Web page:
Year : 2019  |  Volume : 6  |  Issue : 2  |  Page : 65-73

Limb salvage using microvascular reconstructions for secondary regional vascular insufficiency in the neuro ischemic diabetic foot; is it making impact?

1 Department of Plastic and Faciomaxillary Surgery, Madras Medical College, Chennai, Tamil Nadu, India
2 Institute of Vascular Surgery, Madras Medical College, Chennai, Tamil Nadu, India

Correspondence Address:
Dr. Thalaivirithan Margabandu Balakrishnan
Department of Plastic and Faciomaxillary Surgery, Madras Medical College, Chennai, Tamil Naduw
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Source of Support: None, Conflict of Interest: None

DOI: 10.4103/ijves.ijves_17_19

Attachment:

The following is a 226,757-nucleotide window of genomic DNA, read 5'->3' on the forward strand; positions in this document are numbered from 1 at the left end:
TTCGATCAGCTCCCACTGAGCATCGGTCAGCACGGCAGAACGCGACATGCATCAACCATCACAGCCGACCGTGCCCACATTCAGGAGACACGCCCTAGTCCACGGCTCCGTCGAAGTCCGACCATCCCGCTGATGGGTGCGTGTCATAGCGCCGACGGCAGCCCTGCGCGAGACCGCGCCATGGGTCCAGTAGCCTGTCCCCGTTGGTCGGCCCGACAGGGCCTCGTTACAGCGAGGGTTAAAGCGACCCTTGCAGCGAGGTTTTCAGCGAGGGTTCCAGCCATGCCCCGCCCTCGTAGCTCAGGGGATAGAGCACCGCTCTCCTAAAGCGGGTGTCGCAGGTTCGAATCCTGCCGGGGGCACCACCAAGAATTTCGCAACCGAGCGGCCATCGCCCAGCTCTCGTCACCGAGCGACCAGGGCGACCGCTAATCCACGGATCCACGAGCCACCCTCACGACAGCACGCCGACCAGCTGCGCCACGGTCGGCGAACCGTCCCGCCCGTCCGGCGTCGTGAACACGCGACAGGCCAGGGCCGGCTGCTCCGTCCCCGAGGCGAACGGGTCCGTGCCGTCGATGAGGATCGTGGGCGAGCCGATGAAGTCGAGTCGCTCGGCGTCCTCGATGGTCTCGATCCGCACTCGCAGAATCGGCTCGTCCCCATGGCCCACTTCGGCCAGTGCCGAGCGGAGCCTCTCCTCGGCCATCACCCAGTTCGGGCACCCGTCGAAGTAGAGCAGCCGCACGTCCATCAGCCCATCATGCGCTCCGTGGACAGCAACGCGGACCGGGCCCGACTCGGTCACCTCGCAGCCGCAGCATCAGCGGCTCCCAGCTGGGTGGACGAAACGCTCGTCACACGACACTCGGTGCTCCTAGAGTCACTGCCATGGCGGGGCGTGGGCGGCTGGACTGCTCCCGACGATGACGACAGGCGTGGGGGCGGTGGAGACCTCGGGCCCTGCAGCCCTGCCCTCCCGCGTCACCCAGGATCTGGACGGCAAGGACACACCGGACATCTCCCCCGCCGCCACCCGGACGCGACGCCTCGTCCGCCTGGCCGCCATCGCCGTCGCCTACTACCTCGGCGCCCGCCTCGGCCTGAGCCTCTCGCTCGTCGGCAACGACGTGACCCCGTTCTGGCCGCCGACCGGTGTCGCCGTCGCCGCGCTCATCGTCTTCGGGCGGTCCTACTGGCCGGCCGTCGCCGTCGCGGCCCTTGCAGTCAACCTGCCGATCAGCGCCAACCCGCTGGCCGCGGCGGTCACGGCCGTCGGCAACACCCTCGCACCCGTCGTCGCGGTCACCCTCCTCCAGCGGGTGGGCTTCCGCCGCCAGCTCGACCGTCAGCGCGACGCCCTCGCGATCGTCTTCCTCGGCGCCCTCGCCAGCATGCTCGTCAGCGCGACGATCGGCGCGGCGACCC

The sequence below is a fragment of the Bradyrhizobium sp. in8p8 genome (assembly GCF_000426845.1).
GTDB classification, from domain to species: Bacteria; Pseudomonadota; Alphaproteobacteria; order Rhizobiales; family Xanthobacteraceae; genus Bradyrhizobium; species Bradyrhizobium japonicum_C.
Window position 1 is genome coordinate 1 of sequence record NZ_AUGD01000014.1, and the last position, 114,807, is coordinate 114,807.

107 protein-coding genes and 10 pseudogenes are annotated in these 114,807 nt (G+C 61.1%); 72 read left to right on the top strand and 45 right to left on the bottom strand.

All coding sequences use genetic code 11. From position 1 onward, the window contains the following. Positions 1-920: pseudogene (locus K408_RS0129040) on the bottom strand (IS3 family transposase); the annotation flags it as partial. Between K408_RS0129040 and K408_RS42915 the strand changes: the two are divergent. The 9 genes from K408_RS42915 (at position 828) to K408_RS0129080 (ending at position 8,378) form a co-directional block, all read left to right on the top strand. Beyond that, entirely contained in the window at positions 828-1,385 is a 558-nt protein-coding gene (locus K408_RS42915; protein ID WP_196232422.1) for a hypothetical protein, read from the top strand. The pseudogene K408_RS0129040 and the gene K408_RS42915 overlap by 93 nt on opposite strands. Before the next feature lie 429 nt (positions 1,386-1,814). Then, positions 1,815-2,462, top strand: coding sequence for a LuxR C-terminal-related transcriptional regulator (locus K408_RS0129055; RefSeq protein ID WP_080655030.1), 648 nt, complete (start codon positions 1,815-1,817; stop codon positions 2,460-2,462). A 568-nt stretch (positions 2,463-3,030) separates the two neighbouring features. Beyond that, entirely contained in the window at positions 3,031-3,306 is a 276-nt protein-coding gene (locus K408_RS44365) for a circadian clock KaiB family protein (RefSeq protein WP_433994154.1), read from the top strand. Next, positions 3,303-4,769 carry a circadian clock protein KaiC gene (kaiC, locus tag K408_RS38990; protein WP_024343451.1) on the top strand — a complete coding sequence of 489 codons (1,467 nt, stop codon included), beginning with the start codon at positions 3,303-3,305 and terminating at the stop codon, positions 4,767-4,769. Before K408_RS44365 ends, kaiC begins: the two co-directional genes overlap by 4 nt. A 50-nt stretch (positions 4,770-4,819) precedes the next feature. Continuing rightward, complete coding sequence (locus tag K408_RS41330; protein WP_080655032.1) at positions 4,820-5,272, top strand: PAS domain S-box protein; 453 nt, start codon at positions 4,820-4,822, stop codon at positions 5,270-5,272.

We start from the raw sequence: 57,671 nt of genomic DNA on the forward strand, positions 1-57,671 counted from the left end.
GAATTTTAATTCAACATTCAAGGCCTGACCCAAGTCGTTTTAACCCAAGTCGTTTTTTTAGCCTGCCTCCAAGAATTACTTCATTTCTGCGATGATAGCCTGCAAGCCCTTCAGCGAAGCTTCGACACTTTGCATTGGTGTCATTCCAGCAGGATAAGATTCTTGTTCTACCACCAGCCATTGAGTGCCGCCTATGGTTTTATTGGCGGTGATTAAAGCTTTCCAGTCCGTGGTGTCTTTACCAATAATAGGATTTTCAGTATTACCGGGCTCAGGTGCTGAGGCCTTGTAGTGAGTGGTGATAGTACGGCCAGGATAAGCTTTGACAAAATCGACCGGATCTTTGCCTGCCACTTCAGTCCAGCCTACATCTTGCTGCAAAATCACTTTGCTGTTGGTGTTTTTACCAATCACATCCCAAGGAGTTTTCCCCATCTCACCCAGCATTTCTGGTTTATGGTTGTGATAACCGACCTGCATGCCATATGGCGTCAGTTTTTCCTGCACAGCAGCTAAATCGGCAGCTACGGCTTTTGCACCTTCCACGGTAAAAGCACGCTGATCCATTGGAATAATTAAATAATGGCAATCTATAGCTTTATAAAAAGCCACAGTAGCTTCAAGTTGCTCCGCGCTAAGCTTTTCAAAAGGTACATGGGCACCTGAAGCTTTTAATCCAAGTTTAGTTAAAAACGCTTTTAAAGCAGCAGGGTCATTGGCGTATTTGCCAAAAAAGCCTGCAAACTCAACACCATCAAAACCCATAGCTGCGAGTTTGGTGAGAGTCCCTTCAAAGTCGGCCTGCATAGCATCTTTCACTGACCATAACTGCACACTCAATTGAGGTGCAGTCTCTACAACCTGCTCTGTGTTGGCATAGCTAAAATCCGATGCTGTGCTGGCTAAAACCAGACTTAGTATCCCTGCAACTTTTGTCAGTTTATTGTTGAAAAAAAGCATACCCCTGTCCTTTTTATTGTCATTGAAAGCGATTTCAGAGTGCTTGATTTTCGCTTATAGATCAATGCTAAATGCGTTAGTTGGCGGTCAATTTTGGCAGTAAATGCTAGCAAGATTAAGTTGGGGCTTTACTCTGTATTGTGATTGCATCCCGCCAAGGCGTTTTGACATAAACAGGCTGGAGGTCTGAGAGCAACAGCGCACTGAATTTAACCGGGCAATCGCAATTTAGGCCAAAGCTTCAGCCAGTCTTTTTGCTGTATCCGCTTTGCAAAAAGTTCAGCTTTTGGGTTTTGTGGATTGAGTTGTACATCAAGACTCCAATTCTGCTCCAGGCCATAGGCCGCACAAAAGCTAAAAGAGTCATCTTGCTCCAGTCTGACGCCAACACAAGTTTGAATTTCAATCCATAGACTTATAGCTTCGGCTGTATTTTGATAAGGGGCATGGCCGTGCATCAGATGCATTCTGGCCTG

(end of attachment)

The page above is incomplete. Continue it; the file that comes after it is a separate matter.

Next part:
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Introduction: Secondary regional vascular insufficiency (RVI) is a pathophysiological state that occurs most commonly following the successfully involved perforosome-directed distal revascularization (IPDDR). This IPDDR renders bounding pulse in the vicinity of diabetic foot ulcer, which shows no signs of early granulation (the sign of healing potential) for variable time. This is the main cause for delaying the definitive reconstruction in the successfully revascularized diabetic foot. Aim: The aim of this study is to evaluate the effectiveness of microvascular and nonmicrovascular reconstructions (NMVRs) in the treatment of secondary RVI of the neuroischemic diabetic foot following successful IPDDR. Endpoints assessed in this study were as follows: (1) Time taken to render a stable and shoe able foot or foot residuum following successful revascularization of the neuroischemic diabetic foot. (2) Time interval between IPDDR and definitive reconstruction in both groups. (3) Rate of complications including recurrence of foot ulcers and failures of reconstruction in each group. Patients and Methods: From 2014 to 2017, 128 neuroischemic diabetic foot patients (a multicenter study) after successful IPDDR for their critical limb ischemia subsequently underwent various types of reconstructions. All had a variable period of secondary RVI following successful revascularization. A retrospective study was conducted by dividing them into two groups – MVR group with 69 patients and NMVR group with 59 patients. The interval between the IPDDR and definitive reconstructions in each group was called the “latent period.” All were followed up for an average period of 30 months. The standard postoperative care and offloading techniques were followed in both groups. Results: The average time taken for obtaining shoeable and stable foot or its residuum in the MVR group was 55.5 days and NMVR group was 76.5 days. By statistical analysis, the MVR group had lesser latency period (P = 0.042), lesser ulcer recurrences (P = 0.044), and lesser flap and reconstruction failures leading to amputation (P = 0.0345). Conclusion: The MVR by bringing tissue from above or at the level of hip area produces sound and early healing of secondary RVI with higher limb salvage rate following the successful revascularization of neuroischemic diabetic foot.

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